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Messages - Mbecker

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Your Turn / Re: Death notice for Dr. Horace Hummel
« on: October 21, 2021, 11:39:55 PM »
I was privileged to have had Dr. Hummel for several classes at Concordia Seminary, all of which I thoroughly enjoyed. I learned a great deal from him.

As I believe I have mentioned in this forum before, he and I once spent a week together in the same hospital room--being treated by the seminary's physician for our respective ailments. I was then taking a class from Dr. Hummel, so I received some additional knowledge/tutoring that week, to say the least. Over the course of those days and nights, we became friends. And we promised each other that we would never tell another soul what we witnessed medically that week. I have kept that promise, as I know he did, too. It was a "bonding experience," to say the least. That was midway through my second year.

Yes, we grew apart theologically later on, but I jokingly reminded him years after my graduation, when our paths crossed again shortly before his retirement, "You were partly responsible for introducing historical-critical methods of biblical study at Concordia Seminary, along with Dr. Scharlemann. And I learned some of that methodology from you, including when we spent some time together in the hospital. So you are partially to blame for opening my eyes to the usefulness of those methods for understanding the Holy Scriptures." Horace smiled that wry smile of his and then proceeded to give a nuanced reply that began with the words, "Well, yes, ah-hem, Matthew, but...." (I have copies of those infamous essays of his from the early 1950s.) I told him then how much I appreciated that one afternoon in the hospital, when we spent a few hours discussing the many ways in which "myth" might be a useful genre-category for understanding the nature of Gen. 2-3.

He was a lot of fun as a professor, as long as you kept up with your Hebrew. One week my fellow students and I had to fight off smirking/laughing at the start of Tues's-Fri's classes, as each of those days he wore the same green suit and tie he had worn on Monday. Later we learned that Horace's wife had been out of town that week, and he simply found it easier to wear the same suit each day. And one always knew when Dr. Hummel was preaching in chapel, as you could smell the incense long before you reached the chapel auditorium....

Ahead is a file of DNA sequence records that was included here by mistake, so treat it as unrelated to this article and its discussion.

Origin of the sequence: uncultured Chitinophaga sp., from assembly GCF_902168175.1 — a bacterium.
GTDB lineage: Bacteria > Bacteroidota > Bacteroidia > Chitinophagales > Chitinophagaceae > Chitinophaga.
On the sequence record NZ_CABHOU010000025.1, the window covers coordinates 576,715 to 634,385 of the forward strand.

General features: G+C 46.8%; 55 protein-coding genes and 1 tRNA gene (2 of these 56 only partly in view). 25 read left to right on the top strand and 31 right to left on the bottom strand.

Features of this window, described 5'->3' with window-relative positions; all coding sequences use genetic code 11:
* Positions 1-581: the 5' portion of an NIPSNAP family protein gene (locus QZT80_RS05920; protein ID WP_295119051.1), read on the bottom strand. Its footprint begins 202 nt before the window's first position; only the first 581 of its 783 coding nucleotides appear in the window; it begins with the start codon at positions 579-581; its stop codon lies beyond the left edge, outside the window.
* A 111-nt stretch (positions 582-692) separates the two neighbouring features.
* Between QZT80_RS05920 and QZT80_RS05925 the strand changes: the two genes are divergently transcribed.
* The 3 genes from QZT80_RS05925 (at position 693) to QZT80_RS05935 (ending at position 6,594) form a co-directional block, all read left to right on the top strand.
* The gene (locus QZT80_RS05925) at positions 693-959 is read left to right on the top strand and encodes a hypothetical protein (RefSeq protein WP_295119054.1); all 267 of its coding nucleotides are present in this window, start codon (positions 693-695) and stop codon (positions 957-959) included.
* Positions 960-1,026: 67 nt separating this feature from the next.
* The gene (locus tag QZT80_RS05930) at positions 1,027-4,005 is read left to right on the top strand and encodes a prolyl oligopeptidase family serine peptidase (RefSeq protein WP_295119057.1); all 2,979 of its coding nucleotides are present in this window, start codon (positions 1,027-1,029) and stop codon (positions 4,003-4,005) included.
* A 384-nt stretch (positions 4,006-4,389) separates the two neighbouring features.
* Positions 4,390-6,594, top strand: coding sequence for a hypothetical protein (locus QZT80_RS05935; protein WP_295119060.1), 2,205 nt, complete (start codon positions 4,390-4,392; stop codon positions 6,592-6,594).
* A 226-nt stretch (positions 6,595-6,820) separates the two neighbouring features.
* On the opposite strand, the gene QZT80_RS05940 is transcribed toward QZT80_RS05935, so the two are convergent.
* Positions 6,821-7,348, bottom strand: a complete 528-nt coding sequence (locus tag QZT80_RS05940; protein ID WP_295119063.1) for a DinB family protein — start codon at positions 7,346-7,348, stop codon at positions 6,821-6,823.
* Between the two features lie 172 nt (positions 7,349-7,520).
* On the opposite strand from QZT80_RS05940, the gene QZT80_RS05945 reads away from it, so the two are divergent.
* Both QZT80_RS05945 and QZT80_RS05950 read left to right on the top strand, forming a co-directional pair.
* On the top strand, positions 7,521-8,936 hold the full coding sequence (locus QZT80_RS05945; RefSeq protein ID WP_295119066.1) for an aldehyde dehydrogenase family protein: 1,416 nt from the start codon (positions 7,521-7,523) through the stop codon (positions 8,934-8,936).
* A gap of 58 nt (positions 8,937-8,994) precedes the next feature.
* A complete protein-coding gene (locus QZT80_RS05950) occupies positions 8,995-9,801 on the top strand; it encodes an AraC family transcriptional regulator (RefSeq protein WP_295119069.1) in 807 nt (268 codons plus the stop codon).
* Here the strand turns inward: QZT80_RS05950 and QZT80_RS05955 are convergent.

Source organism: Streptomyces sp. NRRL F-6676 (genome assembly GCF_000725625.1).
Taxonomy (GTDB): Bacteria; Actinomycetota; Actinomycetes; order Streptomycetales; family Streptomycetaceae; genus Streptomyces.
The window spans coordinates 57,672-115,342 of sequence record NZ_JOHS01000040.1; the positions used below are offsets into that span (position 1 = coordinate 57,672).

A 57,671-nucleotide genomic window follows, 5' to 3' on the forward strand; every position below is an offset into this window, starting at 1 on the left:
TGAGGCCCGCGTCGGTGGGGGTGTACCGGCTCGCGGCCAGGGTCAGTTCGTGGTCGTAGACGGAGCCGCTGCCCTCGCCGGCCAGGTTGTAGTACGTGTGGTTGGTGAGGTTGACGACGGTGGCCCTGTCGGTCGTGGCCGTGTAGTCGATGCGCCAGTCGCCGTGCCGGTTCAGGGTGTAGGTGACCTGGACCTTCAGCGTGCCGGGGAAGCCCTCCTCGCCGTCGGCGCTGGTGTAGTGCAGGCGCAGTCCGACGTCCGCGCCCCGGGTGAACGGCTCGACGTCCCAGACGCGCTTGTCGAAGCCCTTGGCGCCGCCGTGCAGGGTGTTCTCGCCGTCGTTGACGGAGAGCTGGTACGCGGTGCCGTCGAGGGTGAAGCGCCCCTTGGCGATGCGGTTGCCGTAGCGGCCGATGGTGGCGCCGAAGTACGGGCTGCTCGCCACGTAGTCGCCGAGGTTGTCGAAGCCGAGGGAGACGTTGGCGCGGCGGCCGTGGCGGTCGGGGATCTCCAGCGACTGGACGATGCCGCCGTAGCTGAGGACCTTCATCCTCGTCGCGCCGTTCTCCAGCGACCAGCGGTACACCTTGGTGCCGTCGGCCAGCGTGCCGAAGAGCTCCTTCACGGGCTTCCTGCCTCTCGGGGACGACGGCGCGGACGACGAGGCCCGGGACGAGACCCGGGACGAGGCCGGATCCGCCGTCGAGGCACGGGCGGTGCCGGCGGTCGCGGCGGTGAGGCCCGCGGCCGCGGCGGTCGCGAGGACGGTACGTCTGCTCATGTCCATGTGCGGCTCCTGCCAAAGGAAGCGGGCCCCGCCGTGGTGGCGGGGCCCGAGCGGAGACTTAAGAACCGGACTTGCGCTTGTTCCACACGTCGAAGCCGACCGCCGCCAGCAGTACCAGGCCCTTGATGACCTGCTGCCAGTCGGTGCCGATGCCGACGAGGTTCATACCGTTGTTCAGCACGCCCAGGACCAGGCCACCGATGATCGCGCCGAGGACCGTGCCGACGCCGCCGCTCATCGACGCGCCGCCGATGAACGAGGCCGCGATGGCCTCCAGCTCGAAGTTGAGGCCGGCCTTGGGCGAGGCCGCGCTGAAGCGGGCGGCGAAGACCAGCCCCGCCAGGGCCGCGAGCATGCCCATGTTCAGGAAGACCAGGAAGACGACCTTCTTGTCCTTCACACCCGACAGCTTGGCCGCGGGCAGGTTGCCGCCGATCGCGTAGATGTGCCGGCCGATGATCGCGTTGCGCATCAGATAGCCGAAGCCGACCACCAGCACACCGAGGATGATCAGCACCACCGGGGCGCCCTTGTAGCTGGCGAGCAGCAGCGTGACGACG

He was a gift to the church, and, as I say, I will always be grateful for what he taught me.

May he rest in the peace and light of the Lord.

Matt Becker

Your Turn / Re: Valpo-- Confucius Institute
« on: August 30, 2021, 09:10:45 PM »
From Valpo's president today:

This was a good, right, and salutary decision, imo.

Matt Becker

Your Turn / Re: Lutheran Creationists
« on: July 31, 2021, 03:40:03 PM »
Again: what does it mean to be human?

Tom Pearson   

Thank you for your further reflections, Tom, and for drawing attention to additional important works in this area of theology and science. Your course sounds very interesting. I come at mine a little differently, but it looks like we have overlapping interests.

For the past decade or so, the German writings of Edmund Schlink have been part of my "daily bread." I hope to have his large "Ecumenical Dogmatics" out by next summer. The translation is mostly complete; I'm just working on editorial notes, polishing the translation, and tracking down bibliographic details.

The principal theme in his theology is precisely the question you raise: "Was ist der Mensch?" That was perhaps THE theme of Schlink's life, at least according to his brother-in-law, Dr. Klaus Engelhardt, one-time president of the Protestant Church in Germany. I would argue, as did Schlink's doctoral student, Pannenberg, that this is a central question, perhaps THE central question, in all academic disciplines. (Pannenberg did a riff on several of Schlink's theological concerns when he wrote his book on theological anthropology. Ted Peters has done further riffing on those themes, beyond his doctoral dissertation on Schlink's most famous student.)

Schlink's answer to your question is complicated, but he defends two basic propositions over many hundreds of pages: (1) human beings reflect the image and likeness of their triune Creator; and (2) human beings have severely distorted that divine image and likeness. In other words, the human is altogether a creature of the triune God, and this purely out of divine goodness; and the human is altogether a sinner and under the wrath of God. Simul Kreatur et peccator. The fulfillment of the human is only given by God's grace on account of the crucified, risen, and glorified Christ, who alone makes possible the forgiveness of sins, the resurrection of the body, and eternal life with the triune God.

Matt Becker

Your Turn / Re: Lutheran Creationists
« on: July 31, 2021, 12:47:46 AM »

I'm pointing out to my people that the twenty-first century question seems to be, "What does it mean to be human?" which connects with creation/evolution, sex/gender debates, genetics,  and AI/robotics. What Lutheran authors with science training are addressing these topics?

The best one I know is George L. Murphy, who is a retired Lutheran clergy and a PhD in theoretical physics from Johns Hopkins.  He's written several books, perhaps his best known being The Cosmos in the Light of the Cross and Models of Atonement: Speaking About Salvation in a Scientific World.  Two of my Lutheran teachers, Phil Hefner and Joseph Sittler, have also worked extensively in the science-religion interface (but their contributions are somewhat older).  And Ted Peters, who founded the "AI and Faith" working group, has also written widely on these issues.

But, as far as I can tell, none of these Lutherans are standard-issue Creationists.

Tom Pearson